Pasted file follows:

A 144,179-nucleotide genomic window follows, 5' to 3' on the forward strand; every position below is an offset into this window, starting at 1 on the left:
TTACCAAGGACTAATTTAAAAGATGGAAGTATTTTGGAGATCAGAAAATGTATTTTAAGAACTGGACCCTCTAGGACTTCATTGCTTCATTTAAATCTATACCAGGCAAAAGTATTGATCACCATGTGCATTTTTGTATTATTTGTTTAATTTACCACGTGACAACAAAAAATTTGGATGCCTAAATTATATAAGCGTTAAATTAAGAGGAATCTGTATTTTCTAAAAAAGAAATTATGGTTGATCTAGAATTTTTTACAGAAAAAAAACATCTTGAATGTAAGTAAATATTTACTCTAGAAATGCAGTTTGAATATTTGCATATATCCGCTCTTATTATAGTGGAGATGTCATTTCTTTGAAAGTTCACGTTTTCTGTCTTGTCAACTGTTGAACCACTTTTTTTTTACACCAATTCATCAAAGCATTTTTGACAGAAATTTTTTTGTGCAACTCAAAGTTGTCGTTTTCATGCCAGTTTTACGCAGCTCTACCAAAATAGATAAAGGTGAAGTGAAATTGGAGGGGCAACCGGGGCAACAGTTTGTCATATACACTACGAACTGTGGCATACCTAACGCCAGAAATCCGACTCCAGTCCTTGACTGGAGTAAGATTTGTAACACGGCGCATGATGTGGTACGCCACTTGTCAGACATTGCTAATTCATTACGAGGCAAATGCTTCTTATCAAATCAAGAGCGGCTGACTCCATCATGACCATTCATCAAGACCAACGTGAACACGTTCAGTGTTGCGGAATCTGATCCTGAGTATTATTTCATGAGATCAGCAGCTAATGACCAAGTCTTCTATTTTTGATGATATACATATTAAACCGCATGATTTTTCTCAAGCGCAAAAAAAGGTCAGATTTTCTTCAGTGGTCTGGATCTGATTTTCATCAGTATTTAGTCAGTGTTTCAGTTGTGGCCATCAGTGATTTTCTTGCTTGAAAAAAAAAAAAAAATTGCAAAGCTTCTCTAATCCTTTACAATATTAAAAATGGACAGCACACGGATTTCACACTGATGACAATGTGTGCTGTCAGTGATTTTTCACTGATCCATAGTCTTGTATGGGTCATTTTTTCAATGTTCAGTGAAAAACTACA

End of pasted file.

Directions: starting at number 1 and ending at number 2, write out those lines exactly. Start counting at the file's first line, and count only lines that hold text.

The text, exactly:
A 144,179-nucleotide genomic window follows, 5' to 3' on the forward strand; every position below is an offset into this window, starting at 1 on the left:
TTACCAAGGACTAATTTAAAAGATGGAAGTATTTTGGAGATCAGAAAATGTATTTTAAGAACTGGACCCTCTAGGACTTCATTGCTTCATTTAAATCTATACCAGGCAAAAGTATTGATCACCATGTGCATTTTTGTATTATTTGTTTAATTTACCACGTGACAACAAAAAATTTGGATGCCTAAATTATATAAGCGTTAAATTAAGAGGAATCTGTATTTTCTAAAAAAGAAATTATGGTTGATCTAGAATTTTTTACAGAAAAAAAACATCTTGAATGTAAGTAAATATTTACTCTAGAAATGCAGTTTGAATATTTGCATATATCCGCTCTTATTATAGTGGAGATGTCATTTCTTTGAAAGTTCACGTTTTCTGTCTTGTCAACTGTTGAACCACTTTTTTTTTACACCAATTCATCAAAGCATTTTTGACAGAAATTTTTTTGTGCAACTCAAAGTTGTCGTTTTCATGCCAGTTTTACGCAGCTCTACCAAAATAGATAAAGGTGAAGTGAAATTGGAGGGGCAACCGGGGCAACAGTTTGTCATATACACTACGAACTGTGGCATACCTAACGCCAGAAATCCGACTCCAGTCCTTGACTGGAGTAAGATTTGTAACACGGCGCATGATGTGGTACGCCACTTGTCAGACATTGCTAATTCATTACGAGGCAAATGCTTCTTATCAAATCAAGAGCGGCTGACTCCATCATGACCATTCATCAAGACCAACGTGAACACGTTCAGTGTTGCGGAATCTGATCCTGAGTATTATTTCATGAGATCAGCAGCTAATGACCAAGTCTTCTATTTTTGATGATATACATATTAAACCGCATGATTTTTCTCAAGCGCAAAAAAAGGTCAGATTTTCTTCAGTGGTCTGGATCTGATTTTCATCAGTATTTAGTCAGTGTTTCAGTTGTGGCCATCAGTGATTTTCTTGCTTGAAAAAAAAAAAAAAATTGCAAAGCTTCTCTAATCCTTTACAATATTAAAAATGGACAGCACACGGATTTCACACTGATGACAATGTGTGCTGTCAGTGATTTTTCACTGATCCATAGTCTTGTATGGGTCATTTTTTCAATGTTCAGTGAAAAACTACA